My MTT volume has dropped through the floor, and I've not written an article for over a month (I actually need to bill someone for my last one!). My time on 2+2 has also dropped, even with the iPhone app (signal in my building sucks ass), and I've not been posting in BQ or NVG anywhere near as much I have done in the past, but I still pop up from time to time, doing my best to offer reasonable advice, and trolling the damn stupid questions that have been answered 30 times in the past week, but I try to be reasonable, and not go nuclear and call someone a retard like waffle. Maybe that's why I'm not a mod?
- Every month the BQ Digest editors have been introducing themselves, and it looks like it is my turn this month. I was born in Toronto, Canada, but moved to the United States when I was young. Right now, I live in Norwich, NY which is a small town about an hour away from Binghamton. I play poker for a living, although it has become really difficult after Black Friday. I also do some coaching.
I started playing poker in 2004, after watching it on TV. This was during the poker boom – it was the year after Moneymaker won the WSOP ME. The games back then were incredibly soft, and the bonuses and promotions from that time were amazingly generous. Seriously, you guys who were not playing back then have no idea how much easy money was available for the taking in those days. At first, I didn't know what I should play, so I played SNGs, MTTs, LHE cash games and NLHE cash games. Eventually I settled down to playing FR NL Holdem, and pretty soon I was making more money at the tables than I was at my crappy job. At that point I decided to quit my job and play poker full time. Throughout the years, there have been many challenges to playing poker, in particular the games have steadily become harder, and I lost quite a significant amount of money in the events surrounding BF.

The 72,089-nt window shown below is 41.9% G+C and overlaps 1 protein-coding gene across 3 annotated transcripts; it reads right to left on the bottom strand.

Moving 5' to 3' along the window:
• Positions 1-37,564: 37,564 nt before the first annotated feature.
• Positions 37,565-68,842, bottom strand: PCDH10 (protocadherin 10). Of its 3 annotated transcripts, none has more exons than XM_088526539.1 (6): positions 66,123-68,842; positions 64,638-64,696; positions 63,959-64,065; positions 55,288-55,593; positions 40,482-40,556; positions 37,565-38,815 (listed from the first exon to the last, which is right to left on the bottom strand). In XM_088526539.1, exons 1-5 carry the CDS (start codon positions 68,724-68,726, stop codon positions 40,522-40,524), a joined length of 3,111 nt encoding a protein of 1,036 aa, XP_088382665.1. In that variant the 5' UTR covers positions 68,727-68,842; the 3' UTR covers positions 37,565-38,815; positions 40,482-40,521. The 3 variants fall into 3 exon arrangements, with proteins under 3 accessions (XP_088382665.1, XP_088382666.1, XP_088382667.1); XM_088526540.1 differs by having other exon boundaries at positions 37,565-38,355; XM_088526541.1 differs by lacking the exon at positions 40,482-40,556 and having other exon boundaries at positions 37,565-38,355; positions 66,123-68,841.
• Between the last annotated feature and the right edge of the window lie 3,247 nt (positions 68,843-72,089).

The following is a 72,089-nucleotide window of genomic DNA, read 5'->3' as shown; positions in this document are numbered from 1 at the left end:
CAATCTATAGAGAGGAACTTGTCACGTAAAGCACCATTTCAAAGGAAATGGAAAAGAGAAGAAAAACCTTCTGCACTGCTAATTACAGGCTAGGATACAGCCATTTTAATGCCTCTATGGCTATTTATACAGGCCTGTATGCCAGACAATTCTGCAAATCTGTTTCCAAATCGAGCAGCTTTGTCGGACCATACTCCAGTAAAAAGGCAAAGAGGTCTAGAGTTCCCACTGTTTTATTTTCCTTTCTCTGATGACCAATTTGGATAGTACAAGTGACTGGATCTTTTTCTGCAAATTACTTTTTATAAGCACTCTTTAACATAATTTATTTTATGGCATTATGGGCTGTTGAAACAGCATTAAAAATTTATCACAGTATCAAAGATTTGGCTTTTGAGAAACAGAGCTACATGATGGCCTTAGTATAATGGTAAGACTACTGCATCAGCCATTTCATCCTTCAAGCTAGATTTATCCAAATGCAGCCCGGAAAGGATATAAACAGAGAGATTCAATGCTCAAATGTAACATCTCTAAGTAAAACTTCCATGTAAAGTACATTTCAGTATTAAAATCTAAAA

At present, I am still playing full-ring NL cash games, mostly at merge, but with a bit of play at Cake, Bovada, and Winning Poker Network. I've been learning a bit of PLO and also playing some LHE from time to time. I'm more involved with the forums now than I used to be; and I'm glad to be part of the group of BQ regs who are always great for discussing hands and for doing fun prop bets or forum competitions. If you're interested to read more about me here is a link to my Well in BQ
from about a year ago.